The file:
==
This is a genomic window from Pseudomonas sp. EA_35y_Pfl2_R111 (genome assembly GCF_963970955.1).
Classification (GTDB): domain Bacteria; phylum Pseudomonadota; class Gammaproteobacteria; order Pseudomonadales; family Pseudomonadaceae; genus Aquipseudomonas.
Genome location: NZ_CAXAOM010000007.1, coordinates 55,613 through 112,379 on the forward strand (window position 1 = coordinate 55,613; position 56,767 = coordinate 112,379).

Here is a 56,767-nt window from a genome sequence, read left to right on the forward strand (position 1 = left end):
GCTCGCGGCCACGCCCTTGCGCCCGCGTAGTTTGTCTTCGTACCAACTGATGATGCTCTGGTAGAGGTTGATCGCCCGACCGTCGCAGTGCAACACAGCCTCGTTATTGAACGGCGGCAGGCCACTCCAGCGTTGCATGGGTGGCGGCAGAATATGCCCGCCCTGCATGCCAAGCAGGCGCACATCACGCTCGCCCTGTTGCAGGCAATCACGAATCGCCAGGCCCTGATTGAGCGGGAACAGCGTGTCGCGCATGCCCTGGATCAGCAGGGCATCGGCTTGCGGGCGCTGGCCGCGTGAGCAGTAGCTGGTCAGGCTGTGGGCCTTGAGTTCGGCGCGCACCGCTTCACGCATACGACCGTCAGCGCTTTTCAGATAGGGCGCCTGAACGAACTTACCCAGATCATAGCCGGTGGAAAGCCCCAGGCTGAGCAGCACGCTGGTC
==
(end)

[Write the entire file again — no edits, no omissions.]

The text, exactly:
This is a genomic window from Pseudomonas sp. EA_35y_Pfl2_R111 (genome assembly GCF_963970955.1).
Classification (GTDB): domain Bacteria; phylum Pseudomonadota; class Gammaproteobacteria; order Pseudomonadales; family Pseudomonadaceae; genus Aquipseudomonas.
Genome location: NZ_CAXAOM010000007.1, coordinates 55,613 through 112,379 on the forward strand (window position 1 = coordinate 55,613; position 56,767 = coordinate 112,379).

Here is a 56,767-nt window from a genome sequence, read left to right on the forward strand (position 1 = left end):
GCTCGCGGCCACGCCCTTGCGCCCGCGTAGTTTGTCTTCGTACCAACTGATGATGCTCTGGTAGAGGTTGATCGCCCGACCGTCGCAGTGCAACACAGCCTCGTTATTGAACGGCGGCAGGCCACTCCAGCGTTGCATGGGTGGCGGCAGAATATGCCCGCCCTGCATGCCAAGCAGGCGCACATCACGCTCGCCCTGTTGCAGGCAATCACGAATCGCCAGGCCCTGATTGAGCGGGAACAGCGTGTCGCGCATGCCCTGGATCAGCAGGGCATCGGCTTGCGGGCGCTGGCCGCGTGAGCAGTAGCTGGTCAGGCTGTGGGCCTTGAGTTCGGCGCGCACCGCTTCACGCATACGACCGTCAGCGCTTTTCAGATAGGGCGCCTGAACGAACTTACCCAGATCATAGCCGGTGGAAAGCCCCAGGCTGAGCAGCACGCTGGTC